Everything you wanted to know about Monday’s solar eclipse — Click here!

Andrew Maynard returns to State Senate after debilitating injury

This is an archived article and the information in the article may be outdated. Please look at the time stamp on the story to see when it was last updated.

HARTFORD–Opening day at the state legislature welcomed a lot of new faces, and many old ones.

With friends and family at his side, and for the first time since a serious accident, state Sen. Andrew Maynard (D – Stonington) returned to the Senate chamber and was sworn-in for a new, two-year term.

Many of his colleagues were surprised to see him at the swearing-in ceremony after his debilitating fall over the summer, and he was welcomed to the floor with a standing ovation.

Denise Mahoney, Maynard’s sister, said of his return and recovery:

Andy insisted that he return to the senate circle and join his colleagues in taking the oath of office. The rate of his recovery from his injuries has been nothing short of remarkable.  The family would like to thank all of his friends and well-wishers. They have been with him every step of the way throughout his recovery and their continued love and support will sustain him as he continues to recover. We also want to thank the doctors, nurses and therapists at Rhode Island Hospital and the Hospital for Special Care for the excellent treatment and care they provided. Andy wants to express his gratitude to the voters of the 18th district.  He is committed to working on your behalf in the coming year. Your faith in him reminds us again of the uncommon opportunity he’s been given to serve the region, the enormous kindness that he has received from you, and the great debt that he owes in return.

This past July, Maynard fell on an outside staircase at his Stonington home, causing serious physical injuries and a traumatic brain injury. The recovery process has taken time, but Maynard has made great strides: he is currently undergoing physical and occupational therapy to work on his balance, strengthen his right arm and refine the use of his right hand.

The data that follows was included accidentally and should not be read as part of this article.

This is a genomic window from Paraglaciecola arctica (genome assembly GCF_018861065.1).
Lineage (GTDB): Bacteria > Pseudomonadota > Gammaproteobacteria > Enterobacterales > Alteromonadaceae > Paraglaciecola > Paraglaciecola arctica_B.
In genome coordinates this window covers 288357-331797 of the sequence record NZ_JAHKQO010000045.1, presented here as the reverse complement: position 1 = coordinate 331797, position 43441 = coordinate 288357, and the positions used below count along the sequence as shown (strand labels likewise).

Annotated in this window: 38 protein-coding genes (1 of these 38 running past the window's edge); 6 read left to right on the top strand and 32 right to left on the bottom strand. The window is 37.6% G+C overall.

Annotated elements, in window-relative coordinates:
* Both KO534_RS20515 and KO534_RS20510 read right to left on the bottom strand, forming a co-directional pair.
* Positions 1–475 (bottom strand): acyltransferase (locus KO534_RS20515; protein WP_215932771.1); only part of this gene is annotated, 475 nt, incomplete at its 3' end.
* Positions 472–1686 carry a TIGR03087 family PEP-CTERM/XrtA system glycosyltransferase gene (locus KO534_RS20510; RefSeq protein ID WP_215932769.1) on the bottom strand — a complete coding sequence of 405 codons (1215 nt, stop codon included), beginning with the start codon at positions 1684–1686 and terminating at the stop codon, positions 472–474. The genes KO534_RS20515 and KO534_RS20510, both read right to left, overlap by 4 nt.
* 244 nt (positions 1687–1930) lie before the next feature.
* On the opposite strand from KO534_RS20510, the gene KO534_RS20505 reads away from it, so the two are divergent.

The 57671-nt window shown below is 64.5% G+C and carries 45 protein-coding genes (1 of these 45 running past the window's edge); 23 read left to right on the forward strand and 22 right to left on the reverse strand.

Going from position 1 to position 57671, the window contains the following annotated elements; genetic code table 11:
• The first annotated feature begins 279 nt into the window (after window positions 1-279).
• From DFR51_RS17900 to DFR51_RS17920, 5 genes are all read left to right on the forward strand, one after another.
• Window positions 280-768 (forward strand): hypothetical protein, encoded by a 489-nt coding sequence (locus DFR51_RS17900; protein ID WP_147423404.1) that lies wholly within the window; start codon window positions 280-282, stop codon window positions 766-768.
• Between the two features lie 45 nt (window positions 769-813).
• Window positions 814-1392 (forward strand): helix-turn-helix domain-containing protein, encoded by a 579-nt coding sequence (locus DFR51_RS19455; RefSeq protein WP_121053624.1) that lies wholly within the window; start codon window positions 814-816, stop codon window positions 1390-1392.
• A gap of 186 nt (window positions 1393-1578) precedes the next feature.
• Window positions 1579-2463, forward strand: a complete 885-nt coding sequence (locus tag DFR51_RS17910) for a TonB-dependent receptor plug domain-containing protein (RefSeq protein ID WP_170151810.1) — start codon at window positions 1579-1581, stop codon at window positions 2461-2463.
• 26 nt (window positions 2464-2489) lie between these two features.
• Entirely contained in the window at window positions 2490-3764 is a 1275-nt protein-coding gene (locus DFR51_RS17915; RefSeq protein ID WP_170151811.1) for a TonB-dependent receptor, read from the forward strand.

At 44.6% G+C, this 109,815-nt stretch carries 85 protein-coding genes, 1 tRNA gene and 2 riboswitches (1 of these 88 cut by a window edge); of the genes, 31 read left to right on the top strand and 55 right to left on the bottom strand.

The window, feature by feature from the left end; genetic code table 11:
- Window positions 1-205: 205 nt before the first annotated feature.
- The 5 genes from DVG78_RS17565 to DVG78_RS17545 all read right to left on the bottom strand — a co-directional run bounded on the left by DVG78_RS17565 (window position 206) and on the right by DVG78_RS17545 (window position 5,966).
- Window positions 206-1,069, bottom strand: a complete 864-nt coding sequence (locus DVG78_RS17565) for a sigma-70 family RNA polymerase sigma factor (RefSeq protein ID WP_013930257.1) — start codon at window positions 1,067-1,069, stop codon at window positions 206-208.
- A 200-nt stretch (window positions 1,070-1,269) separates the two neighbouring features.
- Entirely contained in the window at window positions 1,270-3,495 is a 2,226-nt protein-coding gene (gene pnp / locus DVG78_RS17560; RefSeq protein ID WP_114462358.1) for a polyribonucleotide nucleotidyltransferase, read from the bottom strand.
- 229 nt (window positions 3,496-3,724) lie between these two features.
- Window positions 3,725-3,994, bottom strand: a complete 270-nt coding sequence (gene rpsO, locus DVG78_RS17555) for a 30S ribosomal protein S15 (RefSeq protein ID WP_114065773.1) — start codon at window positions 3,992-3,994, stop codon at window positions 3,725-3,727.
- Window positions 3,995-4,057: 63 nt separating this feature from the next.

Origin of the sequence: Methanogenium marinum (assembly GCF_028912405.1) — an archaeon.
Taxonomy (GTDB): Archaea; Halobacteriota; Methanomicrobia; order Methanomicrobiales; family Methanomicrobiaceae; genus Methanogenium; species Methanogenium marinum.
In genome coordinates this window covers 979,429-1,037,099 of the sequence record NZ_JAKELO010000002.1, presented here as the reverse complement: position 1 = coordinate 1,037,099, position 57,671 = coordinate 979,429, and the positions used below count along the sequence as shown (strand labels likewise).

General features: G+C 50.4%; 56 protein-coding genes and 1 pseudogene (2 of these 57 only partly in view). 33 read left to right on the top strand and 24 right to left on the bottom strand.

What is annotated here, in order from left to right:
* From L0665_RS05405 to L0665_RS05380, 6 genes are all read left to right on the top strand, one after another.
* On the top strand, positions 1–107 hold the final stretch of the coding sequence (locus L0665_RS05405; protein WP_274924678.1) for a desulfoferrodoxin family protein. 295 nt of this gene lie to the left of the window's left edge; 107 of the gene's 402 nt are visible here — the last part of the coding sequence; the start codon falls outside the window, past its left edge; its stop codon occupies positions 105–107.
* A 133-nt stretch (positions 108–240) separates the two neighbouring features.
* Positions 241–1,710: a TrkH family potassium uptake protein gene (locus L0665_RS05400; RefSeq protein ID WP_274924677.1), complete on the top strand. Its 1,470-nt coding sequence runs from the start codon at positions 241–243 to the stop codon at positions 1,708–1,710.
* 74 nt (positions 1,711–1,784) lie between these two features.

Although Maynard continued to go through extensive therapy, fellow senators on both sides of the aisle said they’re confident he can fulfill his duties. “At times all of us have little health issues, and he’s at this point, he’s at the tail end of recovery,” Sen. Paul Doyle (D) said.

Senate Minority Leader Len Fasano (R) also gave his vote of confidence.  “As far as following conversation, understanding what was going on, there’s not a doubt in my mind that he was at that level.”

 

 

Some critics have questioned Maynard’s motivation for his 5th term, saying that health benefits were the real reason. In addition to his physical and brain injuries, the accident has left the Senator with aphasia when it comes to his speech.

While he can process language and understand others, the condition impairs his ability to speak.  As part of his ongoing recovery he is working with a speech therapist. Although he is making great progress, he currently has some difficulty retrieving words and names.

Fasano stood by Maynard, saying that the health benefits wouldn’t necessarily be a concern even if he couldn’t return to service because he would support a bill to extend those benefits.

Sen. Maynard looks forward to working with his senate colleagues and resuming a full schedule on behalf of all the constituents of the 18th district as soon as he is able. Sen. Maynard’s office will continue to operate in its full capacity as it has since the accident in July.

Sen. Maynard will serve as the Senate Chair of the Transportation Committee and as a member of the Internship and Program Review and Investigations Committees.

Related Links:

State Senator who has brain injury still on ballot five days before election

Sen. Andrew Maynard To Stay In Re-Election Race Despite Injuries